Jumbo Wild, a Documentary About Saving Wilderness from a Ski Resort, Screens in Boise March 15 

click to enlarge The documentary by Sweetgrass Productions and Patagonia screens at Idaho Mountain Touring on Tuesday, March 15. - JUMBO WILD, SWEETGRASS PRODUCTIONS AND PATAGONIA
  • Jumbo Wild, Sweetgrass Productions and Patagonia
  • The documentary by Sweetgrass Productions and Patagonia screens at Idaho Mountain Touring on Tuesday, March 15.

Jumbo Wild
would have been the perfect addition to the Winter Wildlands Alliance Backcountry Film Festival, said Keili Bell, events and outreach coordinator for the Boise-based nonprofit. But it wasn't meant to be. 

Every year, WWA curates a series of short films that incorporate winter landscapes, conservation and human powered recreation, then tours the films all over the world. The Backcountry Film Festival always premieres in Boise, first. 

"It was a huge bummer that we couldn't get Jumbo Wild into the Backcountry Film Fest," Bell said. "It is exactly the message that we carry."

Bell knew about the documentary for more than a year, when it was still just an idea between Sweetgrass Productions and Patagonia. But the film wasn't finished until five days after Bell had to have the film fest's DVD rendered. It was too late.

"I've been in contact with the whole crew," Bell said. "We finally said, 'Hey, let's bring it to Boise.' I'm surprised no one else brought it here first."

On Tuesday, March 15, outdoor and environmental enthusiasts of Boise will have the chance to see the hour-long documentary at Idaho Mountain Touring at 7:30 p.m. The film is part politics, part activism and part adventure, as it showcases the 30-year-long battle to save British Columbia's iconic Jumbo Valley from the development of a large-scale ski resort.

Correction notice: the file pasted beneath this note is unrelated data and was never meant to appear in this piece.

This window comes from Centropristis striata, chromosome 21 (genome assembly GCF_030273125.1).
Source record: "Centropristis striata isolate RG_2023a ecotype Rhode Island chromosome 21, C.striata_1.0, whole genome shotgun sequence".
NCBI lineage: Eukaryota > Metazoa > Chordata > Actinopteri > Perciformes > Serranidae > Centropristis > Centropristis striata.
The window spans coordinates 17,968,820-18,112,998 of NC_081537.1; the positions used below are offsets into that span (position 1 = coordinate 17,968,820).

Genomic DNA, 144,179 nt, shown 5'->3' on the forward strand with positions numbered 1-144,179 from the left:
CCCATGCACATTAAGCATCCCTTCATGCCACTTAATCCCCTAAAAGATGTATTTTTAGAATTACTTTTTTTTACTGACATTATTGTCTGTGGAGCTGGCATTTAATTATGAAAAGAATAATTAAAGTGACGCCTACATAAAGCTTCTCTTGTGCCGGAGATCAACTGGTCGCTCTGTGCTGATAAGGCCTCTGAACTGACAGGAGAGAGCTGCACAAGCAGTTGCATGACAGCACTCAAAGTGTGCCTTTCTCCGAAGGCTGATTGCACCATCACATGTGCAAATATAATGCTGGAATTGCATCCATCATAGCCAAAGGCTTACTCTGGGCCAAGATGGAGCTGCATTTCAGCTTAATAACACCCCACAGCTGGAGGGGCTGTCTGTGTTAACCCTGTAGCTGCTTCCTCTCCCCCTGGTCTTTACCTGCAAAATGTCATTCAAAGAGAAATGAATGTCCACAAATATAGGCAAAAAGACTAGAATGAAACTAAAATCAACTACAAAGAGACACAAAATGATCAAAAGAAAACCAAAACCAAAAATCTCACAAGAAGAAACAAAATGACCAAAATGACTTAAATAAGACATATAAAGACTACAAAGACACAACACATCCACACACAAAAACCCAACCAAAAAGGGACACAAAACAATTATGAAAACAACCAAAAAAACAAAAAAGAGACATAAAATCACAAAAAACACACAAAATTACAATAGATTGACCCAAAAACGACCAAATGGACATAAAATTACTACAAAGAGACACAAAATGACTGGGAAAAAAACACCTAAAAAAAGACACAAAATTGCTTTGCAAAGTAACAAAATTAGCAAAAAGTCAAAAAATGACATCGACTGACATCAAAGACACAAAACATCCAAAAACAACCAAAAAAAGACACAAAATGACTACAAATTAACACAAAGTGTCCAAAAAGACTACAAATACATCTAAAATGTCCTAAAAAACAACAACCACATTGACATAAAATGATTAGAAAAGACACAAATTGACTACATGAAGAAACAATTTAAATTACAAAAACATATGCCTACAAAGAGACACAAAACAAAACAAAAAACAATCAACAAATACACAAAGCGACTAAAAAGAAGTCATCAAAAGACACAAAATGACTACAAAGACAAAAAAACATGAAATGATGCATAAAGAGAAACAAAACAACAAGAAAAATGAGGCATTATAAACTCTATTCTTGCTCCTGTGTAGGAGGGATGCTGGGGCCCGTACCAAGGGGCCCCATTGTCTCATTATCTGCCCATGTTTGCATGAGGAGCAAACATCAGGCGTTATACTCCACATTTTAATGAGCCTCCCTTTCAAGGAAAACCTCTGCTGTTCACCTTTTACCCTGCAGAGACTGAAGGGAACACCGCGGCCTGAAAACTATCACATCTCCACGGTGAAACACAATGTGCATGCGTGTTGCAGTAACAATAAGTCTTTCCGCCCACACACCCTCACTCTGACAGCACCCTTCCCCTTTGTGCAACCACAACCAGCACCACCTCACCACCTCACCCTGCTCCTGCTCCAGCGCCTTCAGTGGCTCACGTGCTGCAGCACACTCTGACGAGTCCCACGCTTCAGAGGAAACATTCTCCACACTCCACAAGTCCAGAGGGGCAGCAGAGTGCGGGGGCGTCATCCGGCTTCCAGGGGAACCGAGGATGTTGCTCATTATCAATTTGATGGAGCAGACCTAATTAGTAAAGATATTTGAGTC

The proposed ski resort would cut through a beloved backcountry ski and snowboard destination, ground that is sacred to the local First Nations people and one of the last grizzly bear corridors in North America.

Despite a few late-season inches of snow coating the mountains, the warm spring weather is taking many recreationists' attention away from ski season. Bell said she doesn't think that will stop people from enjoying this film.

"There are some sweet powder shots in there, but really, the storyline is about the potential development of a big glacial valley in Canada," she said. "It touches on the big question of wilderness and development in our society today. How do we help people connect with and get a love for our wilderness spaces and still keep them wild?"

With the snow sports and backpacking section of Idaho Mountain Touring cleared, IMT can fit up to 180 people for the film screening. Doors open at 6:45 p.m., Odell will sponsor the beer and WWA has put together some sweet raffles. Tickets for the documentary are $5 and proceeds go to WWA.

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